March/April 2013 EBJ (Issue 76) - Playing the lottery, you look at the jackpot and think, what if; then you look at the odds and think, I wish. When they draw those numbers, deep down, that hope comes back and you really feel like you have a chance to win. Normally, this hope turns to disappointment.
The same could be said for controlled tags. Most of you know what it feels like when your draw results finally show up in the mail or finally become available online. You look just to see if you drew that tag that you never thought you would. I have no idea what it feels like to see your name on that low-percentage tag, but my buddy Nick does. He had just hit the jackpot.
Nick and I had met through other friends after we graduated high school. We were all addicted to archery and had shared many hours and miles looking for that elusive blacktail, that raging bull, or pretty much anything that we had a tag for.
After many years of bowhunting, Nick had taken his first blacktail buck in the fall of 2011. It was during our general archery season and I feel fortunate that I was able to be by his side and experience the event first-hand. Being able to witness someone’s first kill lets you relive some of the memories and emotions you had with yours. The buck that Nick arrowed at a mere 30 yards was a beautiful, almost symmetrical three-point with double eye guards. Then, it was off to the taxidermist.
The following year, that time had come, that time of year that everyone constantly checks the Oregon Department of Fish and Wildlife website, hoping the draw results have posted. I received a phone call from Nick one day with what I thought at the time was a joke, saying that he had drawn one of Oregon’s coveted late season deer tags. This is the type of tag that you draw once in a lifetime, the type of tag that you hope you draw once in a lifetime. Emotions ran through my body and mind – shocked, angry, jealous, and excited, all rolled into one. It was going to be a good year. Or, so we thought.
Our hunting season got underway with an early August archery antelope tag that Nick and I had both drawn. Even though we were both unsuccessful, the trip was not wasted. We had learned a lot....a lot about what not to do. Now, we’re building points to hunt speed goats in Wyoming.
Early November had come and it was now time to prepare for the jackpot. Scouting trips had revealed a good population of deer that were somewhat easy to locate, but no large bucks decided to reveal themselves. Overall, the scouting trips had paid off; we were able to learn the land, the maps, and just get a good idea of what terrain was going to be like so we would know what to expect. Opening weekend couldn’t come soon enough.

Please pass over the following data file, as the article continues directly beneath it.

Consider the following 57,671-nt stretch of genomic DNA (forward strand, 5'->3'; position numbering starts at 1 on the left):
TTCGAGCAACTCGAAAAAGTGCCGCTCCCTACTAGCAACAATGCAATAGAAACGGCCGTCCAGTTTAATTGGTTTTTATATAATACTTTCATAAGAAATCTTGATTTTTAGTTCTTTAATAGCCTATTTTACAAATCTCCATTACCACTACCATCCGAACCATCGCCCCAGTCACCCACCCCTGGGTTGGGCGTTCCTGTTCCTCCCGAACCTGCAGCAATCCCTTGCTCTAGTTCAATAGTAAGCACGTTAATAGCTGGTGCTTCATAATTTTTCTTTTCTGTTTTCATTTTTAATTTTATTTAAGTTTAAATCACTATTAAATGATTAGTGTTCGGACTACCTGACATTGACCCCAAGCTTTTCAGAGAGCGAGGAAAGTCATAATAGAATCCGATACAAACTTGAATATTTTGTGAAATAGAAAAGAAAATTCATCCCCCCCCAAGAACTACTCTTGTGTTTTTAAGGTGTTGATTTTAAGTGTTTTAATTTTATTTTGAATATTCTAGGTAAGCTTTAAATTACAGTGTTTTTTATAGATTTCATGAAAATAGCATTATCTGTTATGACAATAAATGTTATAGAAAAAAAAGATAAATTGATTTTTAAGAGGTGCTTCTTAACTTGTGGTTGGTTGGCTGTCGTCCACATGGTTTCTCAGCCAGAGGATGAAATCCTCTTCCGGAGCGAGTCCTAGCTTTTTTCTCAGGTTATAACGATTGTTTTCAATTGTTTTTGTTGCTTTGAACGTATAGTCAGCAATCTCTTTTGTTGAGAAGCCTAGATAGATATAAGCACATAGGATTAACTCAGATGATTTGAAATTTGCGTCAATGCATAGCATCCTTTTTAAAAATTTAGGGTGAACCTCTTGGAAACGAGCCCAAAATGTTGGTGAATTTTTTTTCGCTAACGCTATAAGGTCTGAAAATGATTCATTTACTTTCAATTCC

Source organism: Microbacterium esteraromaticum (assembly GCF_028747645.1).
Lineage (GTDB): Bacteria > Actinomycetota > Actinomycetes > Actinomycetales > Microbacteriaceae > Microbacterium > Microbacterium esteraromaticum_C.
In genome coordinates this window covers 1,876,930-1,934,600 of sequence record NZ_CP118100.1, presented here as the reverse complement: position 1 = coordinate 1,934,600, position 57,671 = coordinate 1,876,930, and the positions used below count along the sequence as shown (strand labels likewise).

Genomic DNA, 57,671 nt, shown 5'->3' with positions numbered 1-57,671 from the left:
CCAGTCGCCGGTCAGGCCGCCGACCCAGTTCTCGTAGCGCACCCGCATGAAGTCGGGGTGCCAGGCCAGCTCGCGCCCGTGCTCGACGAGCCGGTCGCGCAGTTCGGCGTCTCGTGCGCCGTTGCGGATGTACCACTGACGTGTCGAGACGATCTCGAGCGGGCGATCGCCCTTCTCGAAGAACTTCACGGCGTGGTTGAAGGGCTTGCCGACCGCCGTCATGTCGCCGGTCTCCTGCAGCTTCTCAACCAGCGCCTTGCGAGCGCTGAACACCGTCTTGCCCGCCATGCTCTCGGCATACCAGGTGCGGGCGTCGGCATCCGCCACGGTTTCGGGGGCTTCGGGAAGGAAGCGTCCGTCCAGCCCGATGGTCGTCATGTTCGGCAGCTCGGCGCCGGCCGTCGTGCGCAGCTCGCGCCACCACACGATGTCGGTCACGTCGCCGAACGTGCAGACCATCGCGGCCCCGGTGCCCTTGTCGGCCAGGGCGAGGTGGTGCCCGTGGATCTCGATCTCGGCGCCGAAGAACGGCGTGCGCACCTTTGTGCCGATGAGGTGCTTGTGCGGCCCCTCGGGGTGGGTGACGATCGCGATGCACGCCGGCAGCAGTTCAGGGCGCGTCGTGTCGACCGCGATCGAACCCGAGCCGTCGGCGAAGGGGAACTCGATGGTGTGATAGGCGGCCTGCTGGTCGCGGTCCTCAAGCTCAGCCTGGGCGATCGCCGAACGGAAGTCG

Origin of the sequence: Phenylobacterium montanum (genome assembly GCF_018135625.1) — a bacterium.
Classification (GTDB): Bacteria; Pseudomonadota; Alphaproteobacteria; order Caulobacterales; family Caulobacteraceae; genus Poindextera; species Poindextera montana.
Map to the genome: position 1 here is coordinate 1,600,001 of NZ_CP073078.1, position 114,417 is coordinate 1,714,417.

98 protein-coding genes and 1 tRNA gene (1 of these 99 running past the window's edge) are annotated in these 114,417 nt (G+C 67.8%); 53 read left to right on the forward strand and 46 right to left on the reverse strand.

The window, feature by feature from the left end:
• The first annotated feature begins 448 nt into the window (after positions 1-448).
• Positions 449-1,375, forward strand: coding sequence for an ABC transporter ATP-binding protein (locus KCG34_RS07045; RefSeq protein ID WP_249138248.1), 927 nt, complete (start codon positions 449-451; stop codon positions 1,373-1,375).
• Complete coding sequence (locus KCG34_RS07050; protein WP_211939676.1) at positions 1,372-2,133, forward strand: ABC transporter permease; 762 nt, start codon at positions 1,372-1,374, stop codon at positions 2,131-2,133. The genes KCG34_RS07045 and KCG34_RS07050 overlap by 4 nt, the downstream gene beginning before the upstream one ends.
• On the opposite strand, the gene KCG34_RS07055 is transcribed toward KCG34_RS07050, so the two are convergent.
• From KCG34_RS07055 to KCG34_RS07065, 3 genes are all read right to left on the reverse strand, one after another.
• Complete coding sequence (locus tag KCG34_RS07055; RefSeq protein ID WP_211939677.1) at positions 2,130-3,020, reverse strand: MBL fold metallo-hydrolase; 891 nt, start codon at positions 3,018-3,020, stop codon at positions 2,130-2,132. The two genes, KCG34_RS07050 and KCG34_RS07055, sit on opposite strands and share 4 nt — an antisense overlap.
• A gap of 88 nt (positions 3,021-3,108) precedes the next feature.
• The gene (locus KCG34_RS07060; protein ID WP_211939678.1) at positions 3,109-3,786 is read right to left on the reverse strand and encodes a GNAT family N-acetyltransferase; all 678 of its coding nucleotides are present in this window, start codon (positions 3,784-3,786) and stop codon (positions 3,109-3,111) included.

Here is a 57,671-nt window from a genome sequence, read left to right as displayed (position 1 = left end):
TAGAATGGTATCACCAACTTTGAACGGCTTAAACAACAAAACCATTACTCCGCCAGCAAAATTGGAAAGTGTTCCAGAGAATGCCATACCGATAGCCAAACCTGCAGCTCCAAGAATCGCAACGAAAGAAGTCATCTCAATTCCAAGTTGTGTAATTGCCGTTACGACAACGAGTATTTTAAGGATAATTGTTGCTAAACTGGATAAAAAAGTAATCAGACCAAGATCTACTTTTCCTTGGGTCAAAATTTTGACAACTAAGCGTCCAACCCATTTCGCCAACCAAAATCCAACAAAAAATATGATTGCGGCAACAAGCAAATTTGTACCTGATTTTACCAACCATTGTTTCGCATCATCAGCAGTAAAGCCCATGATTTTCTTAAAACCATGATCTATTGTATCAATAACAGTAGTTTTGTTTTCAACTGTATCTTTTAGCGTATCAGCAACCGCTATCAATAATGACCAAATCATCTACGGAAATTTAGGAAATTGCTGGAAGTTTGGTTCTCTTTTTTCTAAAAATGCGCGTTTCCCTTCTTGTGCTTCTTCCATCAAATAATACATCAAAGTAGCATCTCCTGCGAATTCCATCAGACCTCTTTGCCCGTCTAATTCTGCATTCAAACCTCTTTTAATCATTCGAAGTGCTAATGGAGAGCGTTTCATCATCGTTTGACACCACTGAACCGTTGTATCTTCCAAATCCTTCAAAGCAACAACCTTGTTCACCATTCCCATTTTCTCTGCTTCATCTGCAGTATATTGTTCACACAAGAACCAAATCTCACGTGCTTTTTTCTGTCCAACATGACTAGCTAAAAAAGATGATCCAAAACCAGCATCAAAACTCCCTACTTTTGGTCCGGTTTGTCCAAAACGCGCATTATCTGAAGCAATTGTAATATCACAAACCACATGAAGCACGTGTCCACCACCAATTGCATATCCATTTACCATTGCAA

Nick and our friend, Chris Phillips, headed over for opening weekend. Chris was going to do some shooting of his own, except his was going to be through a viewfinder of a video camera. From the beginning, our main goal was to document everything, and at all costs, get the kill on camera. After many encounters, the buck of Nick’s dreams never showed himself. Opening weekend was gone and the title of cameraman was soon to be mine.
The weather forecast app on Nick’s phone was checked frequently that week in hopes that a storm would blow through. A storm was due, and after a long, sketchy trip in the snow pulling a trailer we had arrived at camp and were excited for what was to come.
After a restless night, the morning had arrived and it was perfect. The five to six inches of snow that blanketed the ground seemed to excite us even more. On our short drive to a trailhead that we had planned to hike into, we had encountered three good bucks in a quarter-mile span. None were what we were looking for, so we carried on.
After several hours of hiking we had only came across several does and a small forkhorn that had all been headed down. After a quick chat, Nick and I decided to head back down to the lower country where we had spotted the bucks on the drive in. No deer showed themselves the rest of the day and night quickly came.
The following morning we had decided to hike to the top of a ridge that would seem to give us a good vantage point of the valley that the deer had been migrating to. When the sun finally began to show itself, so did a large buck across the draw, about three hundred yards away. After watching the buck for several minutes we decided that this could be a buck that Nick would go after.
For a full account of Nick's adventure, go to page 14 in the March/April 2013 issue of Eastmans' Bowhunting Journal.